Rising rates of obesity, diabetes may reverse heart disease gains

Jan. 29 (UPI) — Deaths from heart disease and stroke continue to decline nationally, even as more and more people are living in poor health, a new report has found.

The American Heart Association’s Heart & Stroke Statistics – 2020 Update, published Wednesday, found that significant gains in heart health made over the past decade or so have slowed, indicating that messages regarding healthy diet and lifestyle choices may be falling on deaf ears.

The report also notes that people are choosing to avoid exercise and eat less healthy foods, starting at a younger age, raising concerns over long-term health of the general population.

“We know people are living longer thanks in part to nearly a century of dedicated efforts from volunteers, staff and many invaluable supporters joining the American Heart Association in our fight again heart disease and stroke, leading to improvements in disease control and prevention, advancements in medical treatments and improved lifestyle behaviors,” American Heart Association president Robert A. Harrington said in a press release. “Unfortunately, not all those years are healthy ones as the effects of chronic illnesses are increasingly impacting the quality of life of people at a much younger age than in the past.”

The report highlights that obesity rates are on the rise in children and adults — with nearly 40 percent of adults and 18.5 percent of young people in the United States now obese.

Perhaps not surprisingly, physical activity rates are also “abysmally” low among youth, the AHA notes, with less than one third of American students taking part in daily physical education classes and only 26 percent meeting Centers for Disease Control and Prevention recommendations regarding physical activity.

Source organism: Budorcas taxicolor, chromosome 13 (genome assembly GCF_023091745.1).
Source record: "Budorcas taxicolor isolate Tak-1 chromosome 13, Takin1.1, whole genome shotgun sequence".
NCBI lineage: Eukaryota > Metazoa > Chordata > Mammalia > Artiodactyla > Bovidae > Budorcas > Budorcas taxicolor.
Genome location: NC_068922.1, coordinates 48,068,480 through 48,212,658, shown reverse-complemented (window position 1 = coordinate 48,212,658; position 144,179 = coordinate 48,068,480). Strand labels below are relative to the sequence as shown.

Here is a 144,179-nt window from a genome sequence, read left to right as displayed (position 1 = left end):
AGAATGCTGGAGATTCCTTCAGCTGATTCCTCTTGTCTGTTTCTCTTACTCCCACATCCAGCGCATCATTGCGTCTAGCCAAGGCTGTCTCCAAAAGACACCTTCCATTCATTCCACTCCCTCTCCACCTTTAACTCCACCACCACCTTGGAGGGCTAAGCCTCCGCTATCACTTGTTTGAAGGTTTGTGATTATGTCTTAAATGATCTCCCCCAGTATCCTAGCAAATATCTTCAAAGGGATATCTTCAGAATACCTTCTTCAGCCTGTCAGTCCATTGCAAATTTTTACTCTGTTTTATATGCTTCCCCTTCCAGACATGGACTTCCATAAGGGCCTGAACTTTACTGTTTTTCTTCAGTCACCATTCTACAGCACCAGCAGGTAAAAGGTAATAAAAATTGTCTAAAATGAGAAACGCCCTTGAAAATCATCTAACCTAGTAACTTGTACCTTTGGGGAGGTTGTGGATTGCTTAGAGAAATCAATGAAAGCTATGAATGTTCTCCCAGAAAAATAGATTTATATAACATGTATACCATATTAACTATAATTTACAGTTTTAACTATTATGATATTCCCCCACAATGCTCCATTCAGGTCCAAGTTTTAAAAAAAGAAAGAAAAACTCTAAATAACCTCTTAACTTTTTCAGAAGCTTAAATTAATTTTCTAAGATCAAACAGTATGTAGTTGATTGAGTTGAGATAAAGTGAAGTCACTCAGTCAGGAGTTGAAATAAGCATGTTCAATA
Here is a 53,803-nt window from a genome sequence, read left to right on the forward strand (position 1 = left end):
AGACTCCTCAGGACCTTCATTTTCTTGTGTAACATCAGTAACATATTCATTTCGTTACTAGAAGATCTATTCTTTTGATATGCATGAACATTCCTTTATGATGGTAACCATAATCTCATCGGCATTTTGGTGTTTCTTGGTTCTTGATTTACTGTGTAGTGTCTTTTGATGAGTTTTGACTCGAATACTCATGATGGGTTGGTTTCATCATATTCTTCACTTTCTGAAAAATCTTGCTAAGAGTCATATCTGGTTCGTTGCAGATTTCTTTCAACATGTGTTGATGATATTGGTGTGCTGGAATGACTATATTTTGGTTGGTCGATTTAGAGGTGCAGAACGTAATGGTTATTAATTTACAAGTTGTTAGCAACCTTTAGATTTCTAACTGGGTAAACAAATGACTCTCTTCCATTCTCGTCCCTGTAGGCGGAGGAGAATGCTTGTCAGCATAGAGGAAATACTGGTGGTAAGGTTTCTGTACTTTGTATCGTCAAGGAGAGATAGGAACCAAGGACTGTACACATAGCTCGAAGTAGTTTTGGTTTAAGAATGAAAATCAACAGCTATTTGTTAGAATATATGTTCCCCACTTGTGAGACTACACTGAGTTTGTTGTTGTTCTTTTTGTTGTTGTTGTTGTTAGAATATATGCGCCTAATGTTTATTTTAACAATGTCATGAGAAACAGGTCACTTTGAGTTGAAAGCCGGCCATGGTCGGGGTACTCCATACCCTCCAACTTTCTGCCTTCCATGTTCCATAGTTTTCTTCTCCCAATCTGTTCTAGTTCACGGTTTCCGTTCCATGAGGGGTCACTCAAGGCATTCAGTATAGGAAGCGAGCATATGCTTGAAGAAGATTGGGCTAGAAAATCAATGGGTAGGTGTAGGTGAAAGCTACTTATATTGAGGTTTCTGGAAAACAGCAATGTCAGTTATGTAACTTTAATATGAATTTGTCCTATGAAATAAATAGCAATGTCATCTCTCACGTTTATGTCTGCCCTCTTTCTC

Meanwhile, the prevalence of diabetes nationally increased approximately 130 percent for males and 120 percent for females between 1990 and 2017.

While cigarette smoking in the U.S. is down among adults and at all-time lows for teens, more and more young people are vaping, and the global use of tobacco continues to climb — in 2015, there were more than 933 million smokers worldwide, the AHA said. At least 80 percent of the world’s smokers, most of whom are male, live in low- and middle-income countries.

In a Harris Poll recently conducted for the AHA, 93 percent of respondents agreed that living a long, healthy life is important. Less than half of the respondents — 49 percent — strongly agreed their behavior influences their health and well-being, however, and only one-third strongly agreed that their environment influences or supports their health choices.

Over the past decade, the AHA said, key factors that support ideal cardiovascular health have seen some positive movement across the U.S., with studies reporting that adults are getting more active and people are eating healthier, smoking cigarettes less and better controlling their cholesterol.

The good news is offset by major setbacks in other critical areas, especially among youth, a trend that puts upcoming generations at even higher risk for facing major health issues at younger ages, the AHA added.

“We need to make healthy choices the easy ones, make healthcare accessible and affordable and we need to get better at stopping preventable diseases before they start,” said Harrington, the Arthur L. Bloomfield Professor of Medicine and Chairman of the Department of Medicine at Stanford University. “Sometimes parents are more worried about whether they can feed their children anything, much less whether it’s healthy or not. If you’re living with high blood pressure, you shouldn’t have to worry about choosing between whether to pay rent or buy your medicine.”

In a presidential advisory published in the journal Circulation to coincide with the report’s release, the AHA has set new national and global “2030 Impact Goals” to encourage people to live healthier for more years of their life.

“Much of this will be an expansion of efforts already underway with many committed collaborators, but it will be critical to bring in new ideas and resources to connect the collective vision with the creativity and innovation needed to make real change,” Harrington said.

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